Ultimately, 48 publications were included in the review, none of which assessed the harms of screening. Kahwait’s group found that, among trials that reported findings from general obstetric populations, there was no significant association seen between treatment and spontaneous delivery before 37 weeks (pooled absolute risk difference –1.44%, 95% CI -3.31%-0.43%) or any delivery before 37 weeks (pooled ARD 0.20%, 95% CI -1.13%-1.53%).
In trials with findings among women with a prior preterm delivery, three of five showed a meaningful benefit. Across RCTs, maternal adverse events (AEs) from treatment were minor and uncommon, such as candidiasis, but were seen slightly more often with active treatment versus placebo.
Two meta-analyses of observational studies reported no significant link between metronidazole exposure and congenital malformations (odds ratio 0.96, 95% CI 0.75-1.22; OR 1.08, 95% CI 0.90-1.29).
Also, a cohort study reported no significantly increased incidence of childhood cancer among children exposed to metronidazole (adjusted relative risk 0.81, 95% CI 0.41-1.59), although “studies of in utero exposure had important limitations,” according to the authors, such as merely “fair methodological study quality,” imprecise estimates because instances were rare, and the fact that exposure during pregnancy was evaluated across a range of medical indications, and was not specific to bacterial vaginosis treatment.
Overall, Kahwait and co-authors declared that, for diagnostic accuracy, the strength of evidence was low based on “fair methodological quality and inconsistency. Most studies were conducted among symptomatic, nonpregnant women; thus, the applicability to asymptomatic pregnant women is not clear.”
In addition, in a general obstetric population, “the strength of evidence was moderate for no benefit of treatment on all-cause preterm delivery because of imprecision and low for no benefit of treatment on spontaneous preterm delivery because of imprecision and inconsistency.”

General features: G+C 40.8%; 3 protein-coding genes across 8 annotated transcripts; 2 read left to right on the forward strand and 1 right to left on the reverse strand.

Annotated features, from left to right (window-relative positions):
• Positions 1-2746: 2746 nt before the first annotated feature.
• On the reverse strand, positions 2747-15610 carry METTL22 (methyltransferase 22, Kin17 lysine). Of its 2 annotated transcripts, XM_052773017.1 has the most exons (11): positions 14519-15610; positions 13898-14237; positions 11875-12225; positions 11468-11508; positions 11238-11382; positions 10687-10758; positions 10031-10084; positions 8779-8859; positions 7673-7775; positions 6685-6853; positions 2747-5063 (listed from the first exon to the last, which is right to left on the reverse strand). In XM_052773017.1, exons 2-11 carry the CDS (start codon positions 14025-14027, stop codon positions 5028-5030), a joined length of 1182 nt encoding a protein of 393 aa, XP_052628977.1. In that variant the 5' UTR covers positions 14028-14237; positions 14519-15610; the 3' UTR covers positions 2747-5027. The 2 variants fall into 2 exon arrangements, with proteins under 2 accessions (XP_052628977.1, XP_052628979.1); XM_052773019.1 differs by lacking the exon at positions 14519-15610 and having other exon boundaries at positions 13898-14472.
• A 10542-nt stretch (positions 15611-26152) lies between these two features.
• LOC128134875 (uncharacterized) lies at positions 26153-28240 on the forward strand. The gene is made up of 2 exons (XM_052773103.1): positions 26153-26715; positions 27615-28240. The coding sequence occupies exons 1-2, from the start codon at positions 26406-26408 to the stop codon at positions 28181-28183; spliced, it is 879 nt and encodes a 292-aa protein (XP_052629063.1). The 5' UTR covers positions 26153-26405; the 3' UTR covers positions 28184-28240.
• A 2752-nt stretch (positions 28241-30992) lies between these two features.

And among women with a prior preterm delivery, the strength of evidence for preterm delivery at <37 weeks was “insufficient because of inconsistency and imprecision.”
Finally, compared with placebo, “the strength of evidence for serious maternal [AEs] related to treatment was moderate for no difference for oral metronidazole and both oral and intravaginal clindamycin.”
In a JAMA Patient Page, Jill Jin, MD, MPH, of Northwestern Medicine in Chicago, highlighted messaging for physicians to their patients:
- The USPSTF conclusion that screening for bacterial vaginosis in asymptomatic pregnant women, and who are not at increased risk of preterm delivery, has no general benefit, is made with “moderate certainty.”
- Treatment for bacterial vaginosis during pregnancy does not seem to help prevent preterm delivery, but it is unknown if bacterial vaginosis causes an increased risk of preterm delivery.
- While screening to diagnose bacterial vaginosis in asymptomatic women is not likely to cause harm, antibiotic treatment for the condition can lead to AEs (stomach discomfort, vaginal yeast infections).
The U.S. Preventive Services Task Force recommends against screening for bacterial vaginosis in pregnant persons not at increased risk for preterm delivery.
The task force concludes that current evidence is insufficient to assess the balance of benefits and harms of screening for bacterial vaginosis in pregnant persons at increased risk for preterm delivery.
Shalmali Pal, Contributing Writer, BreakingMED™
USPSTF is funded by the Agency for Healthcare Research and Quality (AHRQ). All USPSTF members reported travel reimbursement and an honorarium for participating in USPSTF meetings. A co-author reported support from, and a relationship with, Healthwise.
Lewis reported grants from the NIH, Burroughs Wellcome Foundation, and National Institute of Allergy and Infectious Diseases, as well as relationships with Metrodora, Toltec Pharmaceuticals, Tennor Therapeutics, and Talis Biomedical.
The evidence report was funded by AHRQ.
Owens, Laurent, Kahwati and co-authors, and Jin reported no relationships relevant to the contents of this paper to disclose.
Cat ID: 191
Topic ID: 83,191,730,191,41,138,192,925